Thus as substances are successively transported by the conveyor 24 in the receptacles 26 along the upper track section 24' through the heating zone 23' after entering through the inlet 20, the microwaves trapped therein act to heat the moving substances as they move along the length thereof progressively raising their temperature as they proceed toward the turn around 24'''. Then as the microwave heated substances are turned around and conveyed toward the outlet 22 along the lower track section 24" through the heat recovery zone 23", the substances successively cool with the heat radiated therefrom being permitted by the microwave screen to pass upward into the heating zone 23' in counterflow heat relation to assist the microwave energy in the heating of the following substances then passing through the heating zone. Eventually, the system stabilizes and the conveyor speed is adjusted so that the substances remain in the heating zone for a limited period of time sufficient to establish the required temperature with the articles then being heated to the desired temperature in the heating zone 23' by the microwaves and also by the heat radiated from the heated articles in the heat recovery zone 23" while the microwaves are substantially prevented from reheating the heated articles in the heat recovery zone.

Thus, the heated substances are utilized while cooling as they move to leave the kiln to provide heat in counterflow heat transfer relation in addition to the microwave heating to thereby substantially enhance the economy of operation in the use of microwave heating while taking advantage of its rapid heating characteristics as compared with gas or electric resistance heated kilns. Furthermore, the rate of heat recovery can be adjusted at any point in the kiln by simply adjusting the proximity or providing insulation between the incoming and outgoing substances and can be further controlled by forced air circulation within the kiln.

In addition, there may be provided a heat soak region in the kiln such as for the sintering of an article and for that purpose there is installed an electric resistance heater 46 in a third heating zone 23''' formed by the vertical screen 42 to surround the conveyor at its turn around 24'''. The electric resistance heater 46 is preferred over the use of microwave heating for this particular application in that the rapid heating characteristics of microwave heating are not required at the peak sintering temperature and because electric resistance heating is less expensive for maintaining a constant temperature over a prolonged period of time.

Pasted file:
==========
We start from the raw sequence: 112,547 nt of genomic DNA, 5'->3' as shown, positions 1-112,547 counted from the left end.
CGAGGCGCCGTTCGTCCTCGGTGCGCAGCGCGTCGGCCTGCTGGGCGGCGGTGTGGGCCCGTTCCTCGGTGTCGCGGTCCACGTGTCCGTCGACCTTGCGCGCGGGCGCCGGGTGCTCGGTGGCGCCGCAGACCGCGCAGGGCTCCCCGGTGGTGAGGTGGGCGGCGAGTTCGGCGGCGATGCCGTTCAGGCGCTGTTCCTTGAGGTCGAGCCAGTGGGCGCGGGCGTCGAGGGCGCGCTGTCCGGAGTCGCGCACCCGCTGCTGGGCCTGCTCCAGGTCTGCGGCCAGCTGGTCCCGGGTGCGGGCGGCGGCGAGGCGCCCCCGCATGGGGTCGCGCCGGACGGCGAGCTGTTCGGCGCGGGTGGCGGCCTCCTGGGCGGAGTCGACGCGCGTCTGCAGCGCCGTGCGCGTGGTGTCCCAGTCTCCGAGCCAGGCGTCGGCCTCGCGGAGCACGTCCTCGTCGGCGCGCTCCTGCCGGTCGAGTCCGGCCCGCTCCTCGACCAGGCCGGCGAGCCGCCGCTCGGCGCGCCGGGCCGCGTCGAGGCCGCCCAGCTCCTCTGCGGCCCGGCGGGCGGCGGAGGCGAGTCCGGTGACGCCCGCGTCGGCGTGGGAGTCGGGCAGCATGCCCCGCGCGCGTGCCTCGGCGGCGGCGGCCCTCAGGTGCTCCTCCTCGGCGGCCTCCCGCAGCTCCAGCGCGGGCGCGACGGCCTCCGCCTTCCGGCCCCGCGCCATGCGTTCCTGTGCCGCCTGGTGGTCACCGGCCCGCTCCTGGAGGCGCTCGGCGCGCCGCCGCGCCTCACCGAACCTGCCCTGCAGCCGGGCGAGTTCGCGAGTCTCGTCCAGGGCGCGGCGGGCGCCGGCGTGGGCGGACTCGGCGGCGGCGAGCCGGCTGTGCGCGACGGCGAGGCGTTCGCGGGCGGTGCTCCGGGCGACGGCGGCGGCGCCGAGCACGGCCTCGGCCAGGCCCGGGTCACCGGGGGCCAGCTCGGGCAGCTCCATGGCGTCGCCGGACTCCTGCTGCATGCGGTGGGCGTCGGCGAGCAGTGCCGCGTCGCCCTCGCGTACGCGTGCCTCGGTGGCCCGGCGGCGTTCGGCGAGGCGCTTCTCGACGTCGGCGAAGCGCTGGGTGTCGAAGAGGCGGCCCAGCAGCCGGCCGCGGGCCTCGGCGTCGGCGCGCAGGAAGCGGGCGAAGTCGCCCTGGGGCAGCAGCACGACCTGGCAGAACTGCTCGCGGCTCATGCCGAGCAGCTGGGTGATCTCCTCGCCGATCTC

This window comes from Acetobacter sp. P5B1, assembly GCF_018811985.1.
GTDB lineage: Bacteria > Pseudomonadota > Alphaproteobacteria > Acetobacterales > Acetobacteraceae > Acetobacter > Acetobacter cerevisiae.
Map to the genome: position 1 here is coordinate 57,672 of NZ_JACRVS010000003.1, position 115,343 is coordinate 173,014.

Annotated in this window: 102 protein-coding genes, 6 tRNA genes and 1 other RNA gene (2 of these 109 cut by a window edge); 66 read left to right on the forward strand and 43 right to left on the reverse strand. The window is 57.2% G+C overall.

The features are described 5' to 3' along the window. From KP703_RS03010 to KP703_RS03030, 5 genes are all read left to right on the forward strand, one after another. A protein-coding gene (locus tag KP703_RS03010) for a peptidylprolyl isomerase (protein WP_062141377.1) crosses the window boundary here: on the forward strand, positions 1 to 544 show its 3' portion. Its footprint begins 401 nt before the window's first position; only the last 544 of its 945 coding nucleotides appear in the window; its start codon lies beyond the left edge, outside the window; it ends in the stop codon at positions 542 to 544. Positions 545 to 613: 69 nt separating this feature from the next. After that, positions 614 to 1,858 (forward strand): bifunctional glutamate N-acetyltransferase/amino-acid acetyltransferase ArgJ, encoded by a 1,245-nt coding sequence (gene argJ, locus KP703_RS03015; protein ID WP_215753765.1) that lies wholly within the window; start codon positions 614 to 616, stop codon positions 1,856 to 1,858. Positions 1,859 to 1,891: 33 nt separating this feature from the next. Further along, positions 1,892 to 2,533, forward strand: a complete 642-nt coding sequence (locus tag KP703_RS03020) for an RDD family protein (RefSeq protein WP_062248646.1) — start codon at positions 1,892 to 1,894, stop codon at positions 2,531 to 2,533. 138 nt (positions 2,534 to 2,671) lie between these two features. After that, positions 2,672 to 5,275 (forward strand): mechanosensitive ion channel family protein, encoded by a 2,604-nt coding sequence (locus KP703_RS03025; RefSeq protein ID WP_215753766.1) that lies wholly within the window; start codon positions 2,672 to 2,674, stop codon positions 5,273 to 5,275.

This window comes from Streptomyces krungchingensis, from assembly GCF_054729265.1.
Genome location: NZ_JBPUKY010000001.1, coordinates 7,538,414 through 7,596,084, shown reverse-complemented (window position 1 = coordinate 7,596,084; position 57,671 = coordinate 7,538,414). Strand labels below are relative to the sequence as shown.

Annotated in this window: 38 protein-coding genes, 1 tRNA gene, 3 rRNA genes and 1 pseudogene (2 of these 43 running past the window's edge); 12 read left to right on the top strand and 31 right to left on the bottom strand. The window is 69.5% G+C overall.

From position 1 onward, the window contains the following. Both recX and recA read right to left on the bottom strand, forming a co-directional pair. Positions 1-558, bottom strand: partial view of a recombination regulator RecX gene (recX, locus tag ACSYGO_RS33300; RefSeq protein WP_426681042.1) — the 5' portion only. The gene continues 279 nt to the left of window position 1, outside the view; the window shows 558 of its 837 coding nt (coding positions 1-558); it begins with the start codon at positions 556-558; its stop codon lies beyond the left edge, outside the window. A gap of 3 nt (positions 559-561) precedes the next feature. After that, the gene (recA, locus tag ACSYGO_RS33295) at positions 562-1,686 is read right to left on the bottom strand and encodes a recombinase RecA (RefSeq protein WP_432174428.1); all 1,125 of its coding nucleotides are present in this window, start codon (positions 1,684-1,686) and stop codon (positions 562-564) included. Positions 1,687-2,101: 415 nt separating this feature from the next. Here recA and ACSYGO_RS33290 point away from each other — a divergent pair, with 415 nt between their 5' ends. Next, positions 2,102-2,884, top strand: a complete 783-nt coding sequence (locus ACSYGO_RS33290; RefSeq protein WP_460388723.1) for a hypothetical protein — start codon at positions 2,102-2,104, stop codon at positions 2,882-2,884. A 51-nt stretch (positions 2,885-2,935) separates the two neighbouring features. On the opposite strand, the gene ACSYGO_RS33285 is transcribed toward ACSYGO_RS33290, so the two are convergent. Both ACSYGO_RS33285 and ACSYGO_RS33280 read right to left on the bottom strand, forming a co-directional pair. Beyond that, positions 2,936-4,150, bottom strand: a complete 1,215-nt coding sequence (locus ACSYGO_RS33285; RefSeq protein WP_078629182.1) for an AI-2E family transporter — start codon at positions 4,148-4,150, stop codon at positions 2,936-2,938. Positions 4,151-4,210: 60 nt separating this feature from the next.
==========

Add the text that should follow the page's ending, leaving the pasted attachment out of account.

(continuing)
The kiln in FIG. 1 may be described as a single ended kiln in that the substances to be heated are delivered to and received from the same end thereof which provides for a very compact kiln arrangement. It is also contemplated that the kiln may be dual ended and provide for the heating of substances on two or more separate conveyors running in opposite or counterflow directions as shown in FIG. 2. In the FIG. 2 arrangement, the kiln 48 similarly has an outer wall 50 of metal and an inner wall 52 of insulating material with an inner microwave reflecting in surface 53. In this case, there is provided aligned inlet and outlet openings 54 and 56 in opposite ends 58 and 60 of the kiln with an endless conveyor 62 extending through and across the insulated interior 71 on a straight horizontal track 62'. Similarly, except in the directional sense and at a lower elevation, there is provided aligned inlet and outlet openings 64 and 66 in the kiln ends 60 and 58 respectively through which a second conveyor 68 extends and across the insulated interior 71 on a straight horizontal track 68' below the other conveyor. The conveyors 62 and 68 move in opposite directions as indicated by the arrows and both have receptacles 70 in which substances to be heated are carried through the kiln.

In this case, there are provided two separate microwave heating arrangements, one comprising a microwave source 72 from which microwaves are conducted by a waveguide 74 and an antenna 76 and through an opening 78 in the roof of the kiln to the kiln interior 71 adjacent the upper inlet 54. The other microwave arrangement comprises a microwave source 80 from which microwaves are guided by a wave guide 82 and an antenna 84 and through an opening 86 in the floor of the kiln to the kiln interior adjacent the lower inlet 64. The insulated interior 71 is separated by a microwave screen or barrier arrangement 88 and 90 into two heating zones 71' and 71" and two heat recovery zones 71''' and 71"" which extend along the respective heating zones 71' and 71". The two heating zones 71' and 71" receive and trap the microwaves transmitted through the respective openings 78 and 86 and surround the respective conveyors 62 and 68 from the respective inlets 54 and 64 to a point about midway the length of the kiln. The two heat recovery zones 71'' ' and 71"" are screened from the microwaves but permit heat to flow therefrom to the adjoining heating zones 71' and 71" and surround the respective conveyors 68 and 62 from the respective outlets 66 and 56 to the respective heating zones 71" and 71'. In addition, for sintering there is installed an electric resistance heater 92 to provide for heat soaking between the exits of the two heating zones and the entrances to the two heating recovery zones.